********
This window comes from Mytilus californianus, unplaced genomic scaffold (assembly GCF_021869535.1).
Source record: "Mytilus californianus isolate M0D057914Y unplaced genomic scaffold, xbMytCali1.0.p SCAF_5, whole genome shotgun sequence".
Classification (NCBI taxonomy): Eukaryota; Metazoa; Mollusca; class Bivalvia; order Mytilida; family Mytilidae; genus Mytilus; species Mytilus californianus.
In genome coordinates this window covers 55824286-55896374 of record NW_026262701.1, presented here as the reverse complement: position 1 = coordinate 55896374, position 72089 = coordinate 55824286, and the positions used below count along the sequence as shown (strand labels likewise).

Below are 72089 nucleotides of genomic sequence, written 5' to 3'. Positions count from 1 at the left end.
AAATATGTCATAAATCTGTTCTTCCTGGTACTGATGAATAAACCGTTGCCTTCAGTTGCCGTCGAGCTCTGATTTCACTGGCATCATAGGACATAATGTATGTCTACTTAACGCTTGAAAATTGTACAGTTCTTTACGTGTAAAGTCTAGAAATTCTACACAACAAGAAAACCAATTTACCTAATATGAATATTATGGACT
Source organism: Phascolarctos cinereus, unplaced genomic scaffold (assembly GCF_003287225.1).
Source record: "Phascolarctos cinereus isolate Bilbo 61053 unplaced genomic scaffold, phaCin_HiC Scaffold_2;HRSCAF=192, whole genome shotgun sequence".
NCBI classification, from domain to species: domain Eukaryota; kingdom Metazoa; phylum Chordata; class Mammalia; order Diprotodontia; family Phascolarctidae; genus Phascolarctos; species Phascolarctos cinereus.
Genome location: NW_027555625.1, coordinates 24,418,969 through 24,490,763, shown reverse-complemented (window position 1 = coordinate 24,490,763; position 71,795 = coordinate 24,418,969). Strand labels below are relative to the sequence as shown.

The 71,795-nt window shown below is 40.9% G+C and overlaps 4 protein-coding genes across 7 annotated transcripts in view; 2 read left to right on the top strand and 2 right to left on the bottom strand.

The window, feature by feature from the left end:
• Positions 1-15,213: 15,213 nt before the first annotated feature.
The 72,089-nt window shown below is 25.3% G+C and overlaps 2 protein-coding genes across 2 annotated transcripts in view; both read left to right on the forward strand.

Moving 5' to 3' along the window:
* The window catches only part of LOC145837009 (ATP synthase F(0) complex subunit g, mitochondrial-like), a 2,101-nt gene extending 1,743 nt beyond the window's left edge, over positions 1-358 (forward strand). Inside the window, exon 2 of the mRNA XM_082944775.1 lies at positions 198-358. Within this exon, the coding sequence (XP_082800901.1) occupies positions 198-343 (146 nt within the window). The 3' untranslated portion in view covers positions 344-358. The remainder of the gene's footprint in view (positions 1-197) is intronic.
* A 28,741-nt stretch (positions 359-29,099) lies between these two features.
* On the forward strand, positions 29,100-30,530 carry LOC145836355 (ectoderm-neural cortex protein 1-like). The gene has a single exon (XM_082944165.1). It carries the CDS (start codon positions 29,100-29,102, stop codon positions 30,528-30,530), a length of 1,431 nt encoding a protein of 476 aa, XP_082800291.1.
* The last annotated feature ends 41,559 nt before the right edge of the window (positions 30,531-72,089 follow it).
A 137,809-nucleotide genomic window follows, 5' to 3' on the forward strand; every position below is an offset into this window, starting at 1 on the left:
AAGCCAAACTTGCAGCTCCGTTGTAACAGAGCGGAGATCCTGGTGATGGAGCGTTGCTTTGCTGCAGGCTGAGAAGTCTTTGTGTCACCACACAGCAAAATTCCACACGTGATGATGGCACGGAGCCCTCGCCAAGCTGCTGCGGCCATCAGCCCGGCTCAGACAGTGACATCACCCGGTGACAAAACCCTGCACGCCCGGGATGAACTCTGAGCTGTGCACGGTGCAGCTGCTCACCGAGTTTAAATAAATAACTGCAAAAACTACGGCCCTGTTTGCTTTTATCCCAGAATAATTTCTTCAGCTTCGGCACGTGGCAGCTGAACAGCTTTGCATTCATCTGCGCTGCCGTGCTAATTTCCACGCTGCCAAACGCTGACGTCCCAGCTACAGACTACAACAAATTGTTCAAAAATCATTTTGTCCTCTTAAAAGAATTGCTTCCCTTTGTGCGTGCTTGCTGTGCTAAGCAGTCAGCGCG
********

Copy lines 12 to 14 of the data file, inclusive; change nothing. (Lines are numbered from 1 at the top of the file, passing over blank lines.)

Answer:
The window, feature by feature from the left end:
• Positions 1-15,213: 15,213 nt before the first annotated feature.
The 72,089-nt window shown below is 25.3% G+C and overlaps 2 protein-coding genes across 2 annotated transcripts in view; both read left to right on the forward strand.